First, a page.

Successful Classroom Learning

November 3, 2011

In what appears to be an invitation to read his forthcoming book (Completing College; Rethinking Institutional Action; University of Chicago Press), Vincent Tinto today urges a renewed focus on classroom learning and lays out attributes of classrooms where successful student learning is most likely to take place.  The essay appears in Inside Higher Ed.

What are the attributes of such classrooms? Says Tinto, “Generally speaking, they can be described by the terms expectations, support, assessment and feedback, and involvement. Unlike the attributes of students, these are within the grasp of institutions to modify if they are serious about enhancing student success.”

Worth reading especially as a summary of what we know about classroom learning.  There are few surprises, though he does point to some fresh techniques regarding assessment.  And he hammers home the point that we know much more about successful classrooms than we have broadly implemented.  Doing what he describes would require a great deal of change on the part of colleges and universities.

Worth thinking about as you read his description of successful classrooms: can successful classroom learning be provided cheaply?  What he describes and documents are practices that require sustained, caring attention on the part of well-prepared teachers. This can’t be provided cheaply.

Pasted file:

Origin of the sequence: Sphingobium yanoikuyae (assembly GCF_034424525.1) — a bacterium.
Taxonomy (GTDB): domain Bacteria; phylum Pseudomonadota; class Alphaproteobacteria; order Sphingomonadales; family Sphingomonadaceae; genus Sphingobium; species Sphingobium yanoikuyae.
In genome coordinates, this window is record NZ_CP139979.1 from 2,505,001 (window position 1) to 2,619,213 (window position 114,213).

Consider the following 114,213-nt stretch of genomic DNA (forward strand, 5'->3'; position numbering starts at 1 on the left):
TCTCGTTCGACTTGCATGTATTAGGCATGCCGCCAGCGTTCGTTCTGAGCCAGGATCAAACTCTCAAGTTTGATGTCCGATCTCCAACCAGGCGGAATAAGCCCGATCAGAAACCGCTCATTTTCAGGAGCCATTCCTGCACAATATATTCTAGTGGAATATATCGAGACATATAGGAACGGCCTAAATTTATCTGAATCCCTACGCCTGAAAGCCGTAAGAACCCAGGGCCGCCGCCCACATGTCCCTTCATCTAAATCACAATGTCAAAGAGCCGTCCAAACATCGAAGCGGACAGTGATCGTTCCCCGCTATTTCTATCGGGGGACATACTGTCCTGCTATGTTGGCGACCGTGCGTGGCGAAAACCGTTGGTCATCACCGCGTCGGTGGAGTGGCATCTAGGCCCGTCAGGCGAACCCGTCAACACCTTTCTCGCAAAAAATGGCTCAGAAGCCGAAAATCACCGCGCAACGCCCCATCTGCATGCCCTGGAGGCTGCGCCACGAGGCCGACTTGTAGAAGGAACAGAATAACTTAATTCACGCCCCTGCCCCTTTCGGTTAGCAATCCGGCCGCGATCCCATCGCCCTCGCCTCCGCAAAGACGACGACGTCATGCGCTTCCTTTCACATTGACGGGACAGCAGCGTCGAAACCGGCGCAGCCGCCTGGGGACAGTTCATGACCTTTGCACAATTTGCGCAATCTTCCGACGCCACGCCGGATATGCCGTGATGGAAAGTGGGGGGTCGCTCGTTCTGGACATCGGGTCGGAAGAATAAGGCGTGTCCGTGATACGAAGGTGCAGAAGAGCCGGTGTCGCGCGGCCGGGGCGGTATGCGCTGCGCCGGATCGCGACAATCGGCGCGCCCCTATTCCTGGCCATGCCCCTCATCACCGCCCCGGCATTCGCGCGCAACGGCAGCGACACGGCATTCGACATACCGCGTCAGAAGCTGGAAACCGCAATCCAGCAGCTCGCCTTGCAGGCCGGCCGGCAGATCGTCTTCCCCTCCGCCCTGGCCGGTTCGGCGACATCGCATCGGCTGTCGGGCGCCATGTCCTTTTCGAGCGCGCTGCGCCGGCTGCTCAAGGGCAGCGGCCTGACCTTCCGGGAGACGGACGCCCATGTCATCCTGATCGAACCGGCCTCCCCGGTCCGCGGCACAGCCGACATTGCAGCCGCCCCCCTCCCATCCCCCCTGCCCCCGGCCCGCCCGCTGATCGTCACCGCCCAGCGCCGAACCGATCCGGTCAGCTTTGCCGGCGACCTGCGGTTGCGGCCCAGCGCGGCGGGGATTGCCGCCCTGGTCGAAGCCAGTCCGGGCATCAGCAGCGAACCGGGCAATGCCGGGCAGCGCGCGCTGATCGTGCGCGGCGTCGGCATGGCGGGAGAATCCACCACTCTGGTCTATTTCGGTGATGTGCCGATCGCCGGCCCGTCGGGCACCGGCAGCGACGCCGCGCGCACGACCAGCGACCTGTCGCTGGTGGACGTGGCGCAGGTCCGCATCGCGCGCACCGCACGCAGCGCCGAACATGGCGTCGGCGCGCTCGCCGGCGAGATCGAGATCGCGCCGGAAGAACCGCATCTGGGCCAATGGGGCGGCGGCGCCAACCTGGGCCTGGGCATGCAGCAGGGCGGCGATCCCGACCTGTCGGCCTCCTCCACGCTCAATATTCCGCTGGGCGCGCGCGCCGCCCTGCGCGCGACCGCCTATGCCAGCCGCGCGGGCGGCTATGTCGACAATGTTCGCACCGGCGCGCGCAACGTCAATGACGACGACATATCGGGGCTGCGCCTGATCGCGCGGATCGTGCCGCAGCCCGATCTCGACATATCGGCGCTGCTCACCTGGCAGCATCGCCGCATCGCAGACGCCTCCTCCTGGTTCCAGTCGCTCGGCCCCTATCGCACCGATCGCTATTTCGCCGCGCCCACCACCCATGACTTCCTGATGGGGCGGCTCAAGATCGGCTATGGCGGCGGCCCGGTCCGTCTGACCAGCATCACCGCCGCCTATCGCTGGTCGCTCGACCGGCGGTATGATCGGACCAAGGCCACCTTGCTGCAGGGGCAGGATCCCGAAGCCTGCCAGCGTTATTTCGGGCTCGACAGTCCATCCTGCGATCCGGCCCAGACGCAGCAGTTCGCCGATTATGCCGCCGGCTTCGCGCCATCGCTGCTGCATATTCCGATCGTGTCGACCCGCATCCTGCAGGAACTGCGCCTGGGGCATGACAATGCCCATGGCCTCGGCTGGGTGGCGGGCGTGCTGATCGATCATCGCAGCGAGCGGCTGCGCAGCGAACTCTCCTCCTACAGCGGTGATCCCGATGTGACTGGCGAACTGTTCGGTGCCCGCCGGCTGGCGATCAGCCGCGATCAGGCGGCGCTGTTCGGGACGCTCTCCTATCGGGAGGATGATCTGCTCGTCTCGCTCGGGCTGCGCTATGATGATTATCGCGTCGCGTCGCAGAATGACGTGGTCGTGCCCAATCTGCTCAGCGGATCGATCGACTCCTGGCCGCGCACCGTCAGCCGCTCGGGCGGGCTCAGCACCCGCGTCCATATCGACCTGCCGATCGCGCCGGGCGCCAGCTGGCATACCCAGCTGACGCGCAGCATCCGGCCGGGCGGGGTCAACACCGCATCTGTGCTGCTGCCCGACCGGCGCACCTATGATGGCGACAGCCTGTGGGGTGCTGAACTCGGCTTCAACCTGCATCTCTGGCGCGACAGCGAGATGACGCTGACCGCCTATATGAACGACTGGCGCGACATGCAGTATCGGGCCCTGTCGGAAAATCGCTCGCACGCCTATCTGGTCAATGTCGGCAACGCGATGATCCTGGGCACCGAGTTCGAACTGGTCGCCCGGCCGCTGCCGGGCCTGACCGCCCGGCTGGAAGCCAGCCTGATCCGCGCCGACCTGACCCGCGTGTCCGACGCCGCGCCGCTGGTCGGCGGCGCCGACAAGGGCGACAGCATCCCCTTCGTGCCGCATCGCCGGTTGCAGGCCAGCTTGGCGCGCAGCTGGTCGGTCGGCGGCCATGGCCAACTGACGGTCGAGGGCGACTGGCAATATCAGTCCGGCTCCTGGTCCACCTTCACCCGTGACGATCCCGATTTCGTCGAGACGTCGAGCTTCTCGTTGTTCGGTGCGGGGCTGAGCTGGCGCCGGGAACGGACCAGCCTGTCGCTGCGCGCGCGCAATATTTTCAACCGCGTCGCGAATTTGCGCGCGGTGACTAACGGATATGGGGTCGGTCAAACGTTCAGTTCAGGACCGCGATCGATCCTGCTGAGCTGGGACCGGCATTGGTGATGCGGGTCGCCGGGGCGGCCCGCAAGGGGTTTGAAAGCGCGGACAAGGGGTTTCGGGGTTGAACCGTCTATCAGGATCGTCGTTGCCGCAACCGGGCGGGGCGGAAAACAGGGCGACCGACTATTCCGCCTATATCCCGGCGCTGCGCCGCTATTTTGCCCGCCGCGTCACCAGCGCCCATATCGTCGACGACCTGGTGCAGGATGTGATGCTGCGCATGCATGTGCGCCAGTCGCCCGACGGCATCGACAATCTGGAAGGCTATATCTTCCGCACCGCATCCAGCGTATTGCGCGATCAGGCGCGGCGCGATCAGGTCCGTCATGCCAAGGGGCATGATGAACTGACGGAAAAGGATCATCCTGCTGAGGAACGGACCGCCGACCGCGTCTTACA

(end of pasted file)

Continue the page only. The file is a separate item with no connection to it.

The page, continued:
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About Doug Bennett

Doug Bennett is Emeritus President and Professor of Politics at Earlham College. He has a wife, Ellen, and two sons, Tommy (born 1984) and Robbie (born 2003).
This entry was posted in Assessment, Learning, Money Matters. Bookmark the permalink.

One Response to Successful Classroom Learning

  1. Tom Smith says:

    40 years ago my doctoral study was trying to develop uses of the computer in an interactive way to help in the assessment of student’s “concept attainment.” It seemed such a useful and efficient way to assess where students are. I also developed my beliefs about classroom practice with my “motto” – “Teaching is what the student does.”

    I believe that what is written about the college classroom can in most instances be true of any classroom.

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